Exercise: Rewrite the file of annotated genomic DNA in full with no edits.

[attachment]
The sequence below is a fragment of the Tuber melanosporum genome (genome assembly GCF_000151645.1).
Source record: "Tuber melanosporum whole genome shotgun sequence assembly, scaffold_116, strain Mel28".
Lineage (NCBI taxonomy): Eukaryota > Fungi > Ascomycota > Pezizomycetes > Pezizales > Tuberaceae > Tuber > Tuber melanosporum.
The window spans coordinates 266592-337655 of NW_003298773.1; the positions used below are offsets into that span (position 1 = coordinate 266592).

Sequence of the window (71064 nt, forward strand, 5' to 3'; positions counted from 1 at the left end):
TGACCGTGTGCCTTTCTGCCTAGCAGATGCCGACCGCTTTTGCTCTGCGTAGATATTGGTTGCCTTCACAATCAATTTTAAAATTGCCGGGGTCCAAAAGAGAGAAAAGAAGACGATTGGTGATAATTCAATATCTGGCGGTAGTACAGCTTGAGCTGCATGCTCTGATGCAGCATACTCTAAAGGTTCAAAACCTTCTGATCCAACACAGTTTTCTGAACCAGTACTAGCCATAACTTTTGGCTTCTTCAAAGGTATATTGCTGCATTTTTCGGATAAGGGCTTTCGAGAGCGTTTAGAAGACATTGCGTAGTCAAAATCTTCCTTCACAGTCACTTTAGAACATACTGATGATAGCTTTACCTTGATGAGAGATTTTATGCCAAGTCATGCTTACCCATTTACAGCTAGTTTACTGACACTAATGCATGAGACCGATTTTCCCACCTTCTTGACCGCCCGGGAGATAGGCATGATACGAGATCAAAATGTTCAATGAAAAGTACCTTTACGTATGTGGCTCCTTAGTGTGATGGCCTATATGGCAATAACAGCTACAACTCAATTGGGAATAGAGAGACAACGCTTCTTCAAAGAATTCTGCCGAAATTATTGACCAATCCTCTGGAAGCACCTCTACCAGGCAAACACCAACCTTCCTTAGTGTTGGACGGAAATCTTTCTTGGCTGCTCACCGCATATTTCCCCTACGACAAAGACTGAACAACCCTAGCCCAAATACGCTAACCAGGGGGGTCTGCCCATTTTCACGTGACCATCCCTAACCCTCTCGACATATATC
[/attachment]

The sequence below is a fragment of the Tuber melanosporum genome (genome assembly GCF_000151645.1).
Source record: "Tuber melanosporum whole genome shotgun sequence assembly, scaffold_116, strain Mel28".
Lineage (NCBI taxonomy): Eukaryota > Fungi > Ascomycota > Pezizomycetes > Pezizales > Tuberaceae > Tuber > Tuber melanosporum.
The window spans coordinates 266592-337655 of NW_003298773.1; the positions used below are offsets into that span (position 1 = coordinate 266592).

Sequence of the window (71064 nt, forward strand, 5' to 3'; positions counted from 1 at the left end):
TGACCGTGTGCCTTTCTGCCTAGCAGATGCCGACCGCTTTTGCTCTGCGTAGATATTGGTTGCCTTCACAATCAATTTTAAAATTGCCGGGGTCCAAAAGAGAGAAAAGAAGACGATTGGTGATAATTCAATATCTGGCGGTAGTACAGCTTGAGCTGCATGCTCTGATGCAGCATACTCTAAAGGTTCAAAACCTTCTGATCCAACACAGTTTTCTGAACCAGTACTAGCCATAACTTTTGGCTTCTTCAAAGGTATATTGCTGCATTTTTCGGATAAGGGCTTTCGAGAGCGTTTAGAAGACATTGCGTAGTCAAAATCTTCCTTCACAGTCACTTTAGAACATACTGATGATAGCTTTACCTTGATGAGAGATTTTATGCCAAGTCATGCTTACCCATTTACAGCTAGTTTACTGACACTAATGCATGAGACCGATTTTCCCACCTTCTTGACCGCCCGGGAGATAGGCATGATACGAGATCAAAATGTTCAATGAAAAGTACCTTTACGTATGTGGCTCCTTAGTGTGATGGCCTATATGGCAATAACAGCTACAACTCAATTGGGAATAGAGAGACAACGCTTCTTCAAAGAATTCTGCCGAAATTATTGACCAATCCTCTGGAAGCACCTCTACCAGGCAAACACCAACCTTCCTTAGTGTTGGACGGAAATCTTTCTTGGCTGCTCACCGCATATTTCCCCTACGACAAAGACTGAACAACCCTAGCCCAAATACGCTAACCAGGGGGGTCTGCCCATTTTCACGTGACCATCCCTAACCCTCTCGACATATATC